Long road to a short answer

By , 19 January, 2011, 1 Comment

Once upon a time, when you read “Made in the USA” you knew what it meant.  You knew that somewhere in the United States, a company and it’s employees spent some time and effort creating the thing you were looking at.  It may have been a Matchbox car (Do they even make those anymore?) or a real car.  It may have cost a little or alot, but regardless of the price it was made in the US.  Somewhere along the line, other phrases started popping up: “Assembled in the US”, “Made in XYZ of US parts”, and “Designed in the US, built in XYZ”.

So I became curious about the labeling that I was seeing.  Of course, the go-to source for information on all things regulated is the US Government, specifically the Federal Trade Commissi0n.  Big mistake.  The FTC published a handy guide to marketing and advertising your products in the United States.  It contains 40 pages.  It talks about implied and implicit advertising, qualified and unqualified labeling, percentages of manufacturing, raw materials and how far from the source the final product is before it hits the market.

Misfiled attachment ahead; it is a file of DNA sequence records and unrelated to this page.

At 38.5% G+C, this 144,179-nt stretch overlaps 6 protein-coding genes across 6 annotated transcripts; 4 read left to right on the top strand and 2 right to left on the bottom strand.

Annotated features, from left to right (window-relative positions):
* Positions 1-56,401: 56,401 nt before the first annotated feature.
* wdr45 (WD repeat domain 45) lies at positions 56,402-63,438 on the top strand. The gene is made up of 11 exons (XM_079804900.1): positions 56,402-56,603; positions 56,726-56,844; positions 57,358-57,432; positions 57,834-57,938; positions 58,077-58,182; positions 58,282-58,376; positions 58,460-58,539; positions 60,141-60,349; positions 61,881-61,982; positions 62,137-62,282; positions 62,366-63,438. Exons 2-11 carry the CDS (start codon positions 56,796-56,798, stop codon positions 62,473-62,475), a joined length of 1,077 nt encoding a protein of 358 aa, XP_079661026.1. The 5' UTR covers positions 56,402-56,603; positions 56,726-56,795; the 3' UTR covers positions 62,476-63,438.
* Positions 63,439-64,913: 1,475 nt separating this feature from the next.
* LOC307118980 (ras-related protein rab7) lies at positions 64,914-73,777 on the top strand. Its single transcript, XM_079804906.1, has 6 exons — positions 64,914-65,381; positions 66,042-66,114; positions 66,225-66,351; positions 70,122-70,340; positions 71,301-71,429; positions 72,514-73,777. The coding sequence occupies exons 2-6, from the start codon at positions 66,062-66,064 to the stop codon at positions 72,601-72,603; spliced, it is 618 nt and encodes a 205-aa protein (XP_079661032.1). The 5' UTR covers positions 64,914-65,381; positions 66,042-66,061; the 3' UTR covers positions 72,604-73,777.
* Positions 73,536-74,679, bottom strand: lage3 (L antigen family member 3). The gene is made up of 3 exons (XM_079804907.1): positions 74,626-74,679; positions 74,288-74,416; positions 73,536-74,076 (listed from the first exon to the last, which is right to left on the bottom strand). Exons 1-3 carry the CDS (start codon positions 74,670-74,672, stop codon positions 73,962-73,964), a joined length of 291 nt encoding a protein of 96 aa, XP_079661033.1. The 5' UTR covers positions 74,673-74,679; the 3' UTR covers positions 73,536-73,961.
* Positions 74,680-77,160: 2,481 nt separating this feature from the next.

To be fair, I suppose all of those things are necessary to deal with the diverse situations that arise with imports and such.  But I was really just looking for a simple answer.  And I found it.

If you really want to know if a product is made in the USA, just hire someone local to build it for you!


1 Response {+}
  • Randy

    Hydrothunderr / hey man. ive been using this xyz too. but i was wondering what video captruing software you used. i wanted to contribute back to culino with a video in 4.1. great video by the way!

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